Reskilling can also imply equipping yourself (or your employees) with ‘adjacent skills’, close to the new skills an industry or a company requires. It provides a lateral learning experience.

How to Upskill and Reskill

There are different ways to upskill or re skill including:

  • Formal education. Getting a new diploma, degree, master’s, etc., is a way to develop new skills or improve the ones one has.
  • Short courses and virtual learning. There are many short courses for upskilling, reskilling, and developing soft skills. Most short courses are categorized by market, department, or industry. 
  • Custom training. This works best in niche industries such as SaaS, Digital Marketing, etc. where custom courses help people develop new skills or improve theirs.
  • Mentorship. Employees and individuals can learn new things that the market and industry need to help the company develop a competitive advantage through mentors. 
  • Internal training or on-the-job training. A company can develop an internal training program for employees with new knowledge and skills required in the market.

Why are Upskilling and Reskilling Important?

The benefits of upskilling and reskilling might be different for organizations and individuals. However, the key benefits are:

  • Tackle Emerging Challenges

Work continues to have emerging challenges and parameter changes partly due to the COVID crisis and increasing digitization. COVID-19 exposed the nature of work and skills gaps in companies. Employees now need reskilling and upskilling to tackle future emerging challenges. The shift to hybrid work and co-working spaces, for example, needs employees to be tech-savvy and more digital.

  • Adapt To Market and Industry Changes

There are many reasons for digital upskilling or reskilling. One of the reasons people upskill and re-skill is to adapt to change and keep up with industry and market trends. Upskilling and reskilling training allow individuals and employees to become aligned with new skills and fill the skills gap in the market or industry.

  • Retain Top Performers

The opportunity for self-development through reskilling and upskilling courses is an important job perk that many candidates look forward to. Equally,  it’s also a key reason why a company’s top performers stay within an organization. Having an upskilling and reskilling program is a gesture to your employees that you care about their personal growth and development. In turn, the organization benefits directly, because you cultivate a team of highly qualified professionals and fill the skills gap.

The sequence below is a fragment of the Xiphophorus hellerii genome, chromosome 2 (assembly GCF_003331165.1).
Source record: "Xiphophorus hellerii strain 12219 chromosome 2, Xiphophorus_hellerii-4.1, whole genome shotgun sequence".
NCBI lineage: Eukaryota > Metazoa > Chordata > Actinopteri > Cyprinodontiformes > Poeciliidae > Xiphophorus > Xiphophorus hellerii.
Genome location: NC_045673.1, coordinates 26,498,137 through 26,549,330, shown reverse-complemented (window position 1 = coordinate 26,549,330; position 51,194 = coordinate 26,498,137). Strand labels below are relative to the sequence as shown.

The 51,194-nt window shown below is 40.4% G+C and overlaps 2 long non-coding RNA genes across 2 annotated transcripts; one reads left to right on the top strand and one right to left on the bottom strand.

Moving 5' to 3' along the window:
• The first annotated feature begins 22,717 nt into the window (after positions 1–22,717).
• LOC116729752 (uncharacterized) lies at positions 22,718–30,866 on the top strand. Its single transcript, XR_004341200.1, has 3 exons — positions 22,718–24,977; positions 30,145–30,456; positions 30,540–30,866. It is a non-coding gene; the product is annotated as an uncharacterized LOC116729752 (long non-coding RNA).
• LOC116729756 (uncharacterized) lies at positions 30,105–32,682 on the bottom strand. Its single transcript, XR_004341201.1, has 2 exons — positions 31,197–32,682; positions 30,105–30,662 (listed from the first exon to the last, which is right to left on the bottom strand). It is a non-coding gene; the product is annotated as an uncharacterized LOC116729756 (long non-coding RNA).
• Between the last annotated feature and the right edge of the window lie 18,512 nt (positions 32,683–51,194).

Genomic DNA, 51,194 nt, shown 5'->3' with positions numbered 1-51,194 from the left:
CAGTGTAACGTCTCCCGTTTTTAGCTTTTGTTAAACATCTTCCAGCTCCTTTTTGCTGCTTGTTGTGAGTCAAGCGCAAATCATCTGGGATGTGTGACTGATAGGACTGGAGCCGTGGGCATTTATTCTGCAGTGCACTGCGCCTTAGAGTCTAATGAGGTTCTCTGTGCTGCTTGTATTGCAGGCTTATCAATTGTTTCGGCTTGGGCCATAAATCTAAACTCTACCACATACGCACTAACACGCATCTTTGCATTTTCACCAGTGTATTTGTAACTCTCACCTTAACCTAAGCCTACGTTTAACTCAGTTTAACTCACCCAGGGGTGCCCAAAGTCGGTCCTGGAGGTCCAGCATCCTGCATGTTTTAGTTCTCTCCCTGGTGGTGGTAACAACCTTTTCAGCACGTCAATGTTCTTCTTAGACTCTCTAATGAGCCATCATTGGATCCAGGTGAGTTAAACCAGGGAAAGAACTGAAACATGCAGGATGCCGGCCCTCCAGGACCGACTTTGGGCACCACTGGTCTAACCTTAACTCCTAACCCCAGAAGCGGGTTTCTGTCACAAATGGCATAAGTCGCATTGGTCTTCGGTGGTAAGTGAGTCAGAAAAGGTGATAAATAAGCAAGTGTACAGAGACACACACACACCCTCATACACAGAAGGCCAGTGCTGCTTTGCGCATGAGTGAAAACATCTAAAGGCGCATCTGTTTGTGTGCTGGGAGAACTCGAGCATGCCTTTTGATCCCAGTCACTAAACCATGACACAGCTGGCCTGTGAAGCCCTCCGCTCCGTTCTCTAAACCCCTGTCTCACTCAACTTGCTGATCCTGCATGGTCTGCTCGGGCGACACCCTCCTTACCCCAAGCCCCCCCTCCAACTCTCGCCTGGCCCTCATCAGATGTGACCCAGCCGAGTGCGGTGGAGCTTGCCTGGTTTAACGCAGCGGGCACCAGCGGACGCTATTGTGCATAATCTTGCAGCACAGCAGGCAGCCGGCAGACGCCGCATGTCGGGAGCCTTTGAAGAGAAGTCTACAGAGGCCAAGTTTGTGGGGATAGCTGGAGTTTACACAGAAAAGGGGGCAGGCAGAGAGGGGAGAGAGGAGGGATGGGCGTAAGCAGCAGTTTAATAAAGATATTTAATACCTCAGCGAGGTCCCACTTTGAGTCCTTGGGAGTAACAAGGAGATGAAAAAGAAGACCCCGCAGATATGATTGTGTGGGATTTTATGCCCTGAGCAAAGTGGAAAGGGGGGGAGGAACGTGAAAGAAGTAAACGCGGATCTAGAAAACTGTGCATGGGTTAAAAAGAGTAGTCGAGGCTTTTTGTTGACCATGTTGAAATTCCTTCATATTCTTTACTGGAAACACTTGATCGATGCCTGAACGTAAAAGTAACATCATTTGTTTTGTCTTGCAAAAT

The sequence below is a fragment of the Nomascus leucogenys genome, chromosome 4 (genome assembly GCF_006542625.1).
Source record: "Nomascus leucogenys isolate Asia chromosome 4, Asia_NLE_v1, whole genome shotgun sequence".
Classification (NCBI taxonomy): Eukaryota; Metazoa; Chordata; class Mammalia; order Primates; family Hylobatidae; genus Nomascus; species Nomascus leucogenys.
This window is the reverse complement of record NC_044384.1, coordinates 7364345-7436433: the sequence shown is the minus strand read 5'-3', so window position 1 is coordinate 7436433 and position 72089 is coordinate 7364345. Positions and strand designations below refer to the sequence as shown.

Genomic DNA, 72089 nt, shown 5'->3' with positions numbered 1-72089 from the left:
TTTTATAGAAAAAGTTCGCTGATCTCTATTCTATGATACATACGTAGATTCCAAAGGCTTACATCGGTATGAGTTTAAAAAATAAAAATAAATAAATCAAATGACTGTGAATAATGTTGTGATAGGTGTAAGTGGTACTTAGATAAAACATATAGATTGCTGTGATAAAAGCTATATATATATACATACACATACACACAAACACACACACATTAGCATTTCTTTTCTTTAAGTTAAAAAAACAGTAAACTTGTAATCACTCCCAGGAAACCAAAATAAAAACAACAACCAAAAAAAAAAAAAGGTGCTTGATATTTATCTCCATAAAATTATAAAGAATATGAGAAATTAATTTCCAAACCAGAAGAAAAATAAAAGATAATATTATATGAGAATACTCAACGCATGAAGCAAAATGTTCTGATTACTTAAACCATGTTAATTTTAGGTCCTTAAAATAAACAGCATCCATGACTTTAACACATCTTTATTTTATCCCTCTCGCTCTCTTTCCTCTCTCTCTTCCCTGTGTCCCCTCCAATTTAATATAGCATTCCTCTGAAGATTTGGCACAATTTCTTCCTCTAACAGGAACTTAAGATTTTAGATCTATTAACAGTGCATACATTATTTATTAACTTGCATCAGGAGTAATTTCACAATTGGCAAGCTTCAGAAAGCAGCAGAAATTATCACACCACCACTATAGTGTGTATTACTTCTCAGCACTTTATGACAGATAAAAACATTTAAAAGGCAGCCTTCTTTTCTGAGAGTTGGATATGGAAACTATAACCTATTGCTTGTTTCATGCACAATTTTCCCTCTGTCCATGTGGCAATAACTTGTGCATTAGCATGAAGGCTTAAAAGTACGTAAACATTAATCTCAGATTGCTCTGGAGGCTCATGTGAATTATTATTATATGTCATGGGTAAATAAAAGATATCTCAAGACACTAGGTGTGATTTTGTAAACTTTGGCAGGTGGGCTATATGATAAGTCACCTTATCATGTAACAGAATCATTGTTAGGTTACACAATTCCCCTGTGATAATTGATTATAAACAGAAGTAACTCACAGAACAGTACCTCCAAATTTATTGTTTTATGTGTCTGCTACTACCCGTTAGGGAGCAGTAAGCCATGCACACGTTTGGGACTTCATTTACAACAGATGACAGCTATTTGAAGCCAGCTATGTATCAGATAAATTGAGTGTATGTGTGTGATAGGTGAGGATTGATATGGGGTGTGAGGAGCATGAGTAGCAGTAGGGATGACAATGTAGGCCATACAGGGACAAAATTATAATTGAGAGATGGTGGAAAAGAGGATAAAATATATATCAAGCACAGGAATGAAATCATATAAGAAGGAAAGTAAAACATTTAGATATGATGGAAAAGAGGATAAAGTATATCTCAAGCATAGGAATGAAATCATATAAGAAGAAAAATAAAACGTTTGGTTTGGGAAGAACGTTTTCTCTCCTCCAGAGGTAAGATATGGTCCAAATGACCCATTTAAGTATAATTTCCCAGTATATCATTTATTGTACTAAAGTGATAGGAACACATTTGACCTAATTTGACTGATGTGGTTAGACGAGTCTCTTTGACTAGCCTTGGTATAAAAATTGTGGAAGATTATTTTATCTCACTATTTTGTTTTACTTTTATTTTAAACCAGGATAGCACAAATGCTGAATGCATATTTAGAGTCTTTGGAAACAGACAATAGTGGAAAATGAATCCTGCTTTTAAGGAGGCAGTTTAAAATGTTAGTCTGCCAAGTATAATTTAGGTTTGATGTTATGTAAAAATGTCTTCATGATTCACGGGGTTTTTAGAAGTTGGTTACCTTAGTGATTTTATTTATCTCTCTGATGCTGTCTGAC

• Save Time and Resources

Having an internal upskilling and reskilling program saves time and resources. Compared to hiring and onboarding a new employee, the cost of internal learning and development is lower. It’s also an opportunity to help employees grow at a low cost. You’re teaching employees how to learn, making them more prepared for change.

  • Identify and Fill Skill and Knowledge Gaps

A strategic reskilling and upskilling plan focuses on talent development and allows workers to identify and fill gaps, limiting beliefs and behaviors that hinder their job performance. Periodic upskilling and reskilling helps both the company and workers improve their skills and fill any gaps that the market or industry demands. It’s also an opportunity for knowledge checks and self-evaluations to help them stay on track with their individual and company goals.

  • Nurture Emerging Talent

Spotting talent and nurturing them is one of the important roles of HR directors or company leadership. It is vital to be able to pick emerging MVPs out from the crowd and nurture their skills to maximize their gaps and strengths. Upskilling and reskilling can help you spot the star employees and nurture them.

In Conclusion 

Things are changing fast in the workplace and the market. The market keeps demanding new skills and creates a skills gap as the shelf life of skills also gets shorter. For organizations to keep up and stay competitive, there’s a need to invest in employees and help them improve their skills or develop new ones. Reskilling and upskilling is a strategic response to the changing skills demand.